Tex was a student, so in the summers he was able to return to Wheeling, where he worked with the wonderful Wilma Lee and Stoney Cooper and the Clinch Mountain Clan, already stars on the Wheeling Jamboree (and later on the Grand Old Opry). He recorded 15 sides with them for Columbia Records, playing fiddle, piano, and harmonica. Here’s one of those songs. “All on Account of You”; Tex is playing harmonica—there’s a fiddle break, but I can’t tell if it’s Stoney or Tex playing:
(thanks to YouTube uploader ‘mrblindfreddy’)
The Hillbilly Ranch catered to sailors on shore leave, and offered steady work for musicians. Tex had been playing with The Lane Brothers, so
When Frank Lane was drafted in military service, [Tex] Logan and Pete Lane went off to Raleigh, North Carolina, in search of Curly Seckler, a former Foggy Mountain Boy. They encountered Lester Flatt and Earl Scruggs whose then mandolin player Everett Lilly indicated that he was thinking of re-joining his brother Bea and suggested that Logan might want to play with the Lilly brothers.
Unable to find Seckler and offer him a job with them, Logan and Lane returned to Boston. Shortly afterwards, Everett Lilly did quit playing with Flatt & Scruggs and he returned [sic—had he been up before?] to Massachusetts, whereupon Logan, the Lilly brothers, Pete Lane and Don Stover formed the Confederate Mountaineers, the first bluegrass band in Boston.
The band performed as many as seven nights a week at the Hillbilly Ranch and other clubs in the immediate area, and worked on the “Hayloft Jamboree.”
In the early ’50s, of course, ‘bluegrass’ was still associated mostly with Bill Monroe’s Bluegrass Boys. I have a vague recollection of B Lilly dissociating The Lilly Brothers from the term (and complaining that Bill stole “Mother’s Not Dead, She’s Only A-Sleepin'” from them), and of course Ralph Stanley has always insisted that he and Carter played ‘mountain music’, not ‘bluegrass’. Then, too, Wilma Lee and Stoney Cooper were a country and western band when Tex worked with them. Only much later was Wilma Lee inducted into the IBMA’s Bluegrass Hall of Fame [see correction below] (and, regrettably, the Coopers are still not in the Country Music Hall of Fame). But Everett had worked with Flatt and Scruggs, and Don Stover was becoming one of the leading—if unappreciated—practitioners of ‘Scruggs-style’ bluegrass banjo, so arguably they were “the first bluegrass band in Boston.”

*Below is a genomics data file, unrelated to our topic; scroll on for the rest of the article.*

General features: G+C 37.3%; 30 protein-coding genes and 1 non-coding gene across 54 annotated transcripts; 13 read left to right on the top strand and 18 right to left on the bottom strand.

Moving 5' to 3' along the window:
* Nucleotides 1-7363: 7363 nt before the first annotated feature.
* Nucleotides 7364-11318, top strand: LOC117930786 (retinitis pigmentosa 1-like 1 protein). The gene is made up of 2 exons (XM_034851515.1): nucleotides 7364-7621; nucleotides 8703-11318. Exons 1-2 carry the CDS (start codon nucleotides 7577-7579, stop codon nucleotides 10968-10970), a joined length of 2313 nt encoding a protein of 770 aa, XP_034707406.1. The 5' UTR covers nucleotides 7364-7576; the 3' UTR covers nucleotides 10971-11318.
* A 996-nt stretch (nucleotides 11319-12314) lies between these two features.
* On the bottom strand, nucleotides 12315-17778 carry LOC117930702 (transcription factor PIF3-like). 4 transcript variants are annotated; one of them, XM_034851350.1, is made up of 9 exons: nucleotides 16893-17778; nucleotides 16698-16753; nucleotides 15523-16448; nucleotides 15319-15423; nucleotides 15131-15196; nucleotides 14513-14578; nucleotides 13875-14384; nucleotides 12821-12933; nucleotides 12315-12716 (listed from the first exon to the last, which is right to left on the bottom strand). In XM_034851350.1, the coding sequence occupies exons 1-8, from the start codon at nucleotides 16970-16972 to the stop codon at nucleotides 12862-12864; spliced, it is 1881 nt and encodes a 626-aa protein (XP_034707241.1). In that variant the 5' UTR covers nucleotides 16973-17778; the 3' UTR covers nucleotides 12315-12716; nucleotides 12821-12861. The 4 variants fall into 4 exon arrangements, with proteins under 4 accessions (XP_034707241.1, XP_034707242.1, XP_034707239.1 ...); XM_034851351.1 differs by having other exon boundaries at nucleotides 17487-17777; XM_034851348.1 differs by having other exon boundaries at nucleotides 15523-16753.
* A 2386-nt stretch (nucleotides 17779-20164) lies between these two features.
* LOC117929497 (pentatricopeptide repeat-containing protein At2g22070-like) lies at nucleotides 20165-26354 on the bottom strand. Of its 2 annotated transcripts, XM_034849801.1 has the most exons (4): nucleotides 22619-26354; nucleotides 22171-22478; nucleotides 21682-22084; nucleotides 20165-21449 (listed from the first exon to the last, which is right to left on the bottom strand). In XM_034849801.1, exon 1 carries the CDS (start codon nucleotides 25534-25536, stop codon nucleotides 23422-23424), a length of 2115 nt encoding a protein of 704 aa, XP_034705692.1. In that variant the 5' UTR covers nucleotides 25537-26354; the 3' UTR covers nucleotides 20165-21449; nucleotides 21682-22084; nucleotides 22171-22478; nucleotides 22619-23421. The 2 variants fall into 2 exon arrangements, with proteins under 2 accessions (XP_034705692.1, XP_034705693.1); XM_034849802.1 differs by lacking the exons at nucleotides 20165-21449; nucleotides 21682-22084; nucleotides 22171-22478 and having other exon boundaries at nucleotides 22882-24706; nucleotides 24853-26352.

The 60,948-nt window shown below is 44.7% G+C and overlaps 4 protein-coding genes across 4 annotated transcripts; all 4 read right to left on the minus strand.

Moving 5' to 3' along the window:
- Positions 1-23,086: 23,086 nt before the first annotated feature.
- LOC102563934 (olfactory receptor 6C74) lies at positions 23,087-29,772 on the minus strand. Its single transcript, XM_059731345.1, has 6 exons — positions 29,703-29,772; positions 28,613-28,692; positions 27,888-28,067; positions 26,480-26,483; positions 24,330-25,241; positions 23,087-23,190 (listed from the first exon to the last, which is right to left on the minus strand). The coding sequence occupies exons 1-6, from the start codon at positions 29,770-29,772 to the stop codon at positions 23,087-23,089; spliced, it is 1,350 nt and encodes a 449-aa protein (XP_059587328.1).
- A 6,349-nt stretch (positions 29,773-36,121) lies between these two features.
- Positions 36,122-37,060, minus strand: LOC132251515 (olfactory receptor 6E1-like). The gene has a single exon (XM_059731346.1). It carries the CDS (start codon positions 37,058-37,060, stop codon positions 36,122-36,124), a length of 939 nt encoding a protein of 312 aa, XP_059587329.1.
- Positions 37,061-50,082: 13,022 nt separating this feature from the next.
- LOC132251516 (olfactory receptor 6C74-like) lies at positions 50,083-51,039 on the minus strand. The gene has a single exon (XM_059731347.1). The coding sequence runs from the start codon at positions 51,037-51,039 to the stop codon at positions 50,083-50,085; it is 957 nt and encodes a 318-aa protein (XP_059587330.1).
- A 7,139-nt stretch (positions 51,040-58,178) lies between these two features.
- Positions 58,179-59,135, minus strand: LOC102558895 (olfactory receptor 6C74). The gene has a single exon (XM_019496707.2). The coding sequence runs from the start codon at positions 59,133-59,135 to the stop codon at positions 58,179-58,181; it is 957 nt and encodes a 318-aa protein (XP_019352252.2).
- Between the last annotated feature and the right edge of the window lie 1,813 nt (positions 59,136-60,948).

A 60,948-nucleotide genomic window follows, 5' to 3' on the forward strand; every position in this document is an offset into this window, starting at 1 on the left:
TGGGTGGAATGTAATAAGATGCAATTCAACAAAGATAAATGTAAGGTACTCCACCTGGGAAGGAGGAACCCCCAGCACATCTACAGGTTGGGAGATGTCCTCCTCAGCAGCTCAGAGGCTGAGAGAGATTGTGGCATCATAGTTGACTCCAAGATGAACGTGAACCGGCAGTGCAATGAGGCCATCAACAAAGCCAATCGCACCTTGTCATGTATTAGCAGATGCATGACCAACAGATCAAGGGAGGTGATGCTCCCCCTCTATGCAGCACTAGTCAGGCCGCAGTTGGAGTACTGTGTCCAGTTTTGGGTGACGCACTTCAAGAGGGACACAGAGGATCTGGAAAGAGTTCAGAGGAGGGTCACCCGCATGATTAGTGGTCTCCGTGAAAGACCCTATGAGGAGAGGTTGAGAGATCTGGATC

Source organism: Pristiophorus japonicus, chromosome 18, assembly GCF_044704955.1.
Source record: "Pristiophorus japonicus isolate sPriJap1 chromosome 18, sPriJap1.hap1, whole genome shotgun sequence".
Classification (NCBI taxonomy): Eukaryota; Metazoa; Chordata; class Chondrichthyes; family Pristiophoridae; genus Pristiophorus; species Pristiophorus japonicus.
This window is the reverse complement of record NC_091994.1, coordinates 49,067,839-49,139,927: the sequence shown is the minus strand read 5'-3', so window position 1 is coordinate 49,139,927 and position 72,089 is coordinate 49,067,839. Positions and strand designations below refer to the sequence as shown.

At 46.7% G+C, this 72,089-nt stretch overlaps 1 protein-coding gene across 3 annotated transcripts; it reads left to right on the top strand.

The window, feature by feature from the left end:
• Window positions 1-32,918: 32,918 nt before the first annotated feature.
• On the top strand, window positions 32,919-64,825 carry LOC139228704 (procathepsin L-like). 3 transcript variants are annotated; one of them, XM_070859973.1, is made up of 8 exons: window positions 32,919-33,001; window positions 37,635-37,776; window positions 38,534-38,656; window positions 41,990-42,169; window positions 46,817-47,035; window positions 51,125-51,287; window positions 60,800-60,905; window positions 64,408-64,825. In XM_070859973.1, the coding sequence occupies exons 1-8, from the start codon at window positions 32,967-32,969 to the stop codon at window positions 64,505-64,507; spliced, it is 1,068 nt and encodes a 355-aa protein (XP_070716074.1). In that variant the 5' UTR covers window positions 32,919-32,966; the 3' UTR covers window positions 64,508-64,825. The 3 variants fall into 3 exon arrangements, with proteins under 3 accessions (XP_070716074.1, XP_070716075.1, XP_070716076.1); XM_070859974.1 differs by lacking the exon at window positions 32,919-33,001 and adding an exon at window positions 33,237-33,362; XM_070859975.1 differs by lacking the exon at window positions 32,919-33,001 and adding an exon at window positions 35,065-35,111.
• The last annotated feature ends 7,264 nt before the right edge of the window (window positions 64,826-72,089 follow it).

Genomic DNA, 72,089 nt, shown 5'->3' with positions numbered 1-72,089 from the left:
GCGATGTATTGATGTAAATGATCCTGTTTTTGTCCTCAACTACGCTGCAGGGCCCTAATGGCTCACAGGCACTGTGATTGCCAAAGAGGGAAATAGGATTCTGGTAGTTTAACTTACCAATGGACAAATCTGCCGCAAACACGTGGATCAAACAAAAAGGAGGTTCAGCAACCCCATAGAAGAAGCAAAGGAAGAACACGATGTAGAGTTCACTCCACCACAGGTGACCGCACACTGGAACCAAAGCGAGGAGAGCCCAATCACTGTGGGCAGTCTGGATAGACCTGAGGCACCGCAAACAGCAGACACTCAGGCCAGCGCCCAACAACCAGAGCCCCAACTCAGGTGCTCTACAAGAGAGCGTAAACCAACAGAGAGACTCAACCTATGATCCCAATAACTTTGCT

In any case, Tex Logan, with the Lillys and Don Stover imitated The Bluegrass Boys. They dressed up, says Jim Rooney in his memoir In It for the Long Run, in “riding pants, high boots, and Confederate officers’ hats,” and played the Hillbilly Ranch and on WCOP’s “Hayloft Jamboree.” They were a huge influence on the young Jim Rooney, and long after Tex Logan left for New Jersey and Bell Labs, they were a magnet for country and bluegrass fans in the region, including of course a typewriter repairman from Waltham, Joseph Valenti, who became known as Joe Val.
Tex Logan died April 24, 2015. We’ll hear from Rooney in the next installment. /CL
* Note: B Lilly’s middle name was Burt. His preferred handle was ‘B’, often spelled ‘Bea’. But I remember someone asking him how it was spelled, and he said, “Just a big ol’ ‘B’.” So that’s how I spell it.
UPDATE: Part II is HERE.
UPDATE 2: Fred Bartenstein writes to say that Wilma Lee Cooper is not in the IBMA Bluegrass Hall of Fame. My mistake; her obituary in The New York Times says, “In 1994 the International Bluegrass Music Association presented Ms. Cooper with its Award of Merit.” Says Fred, “I should know. I co-wrote the book.” The book is: Fred Bartenstein, Gary Reid, and others: The Bluegrass Hall of Fame: Inductee Biographies 1991–2014. You can buy it from Fred’s website, HERE.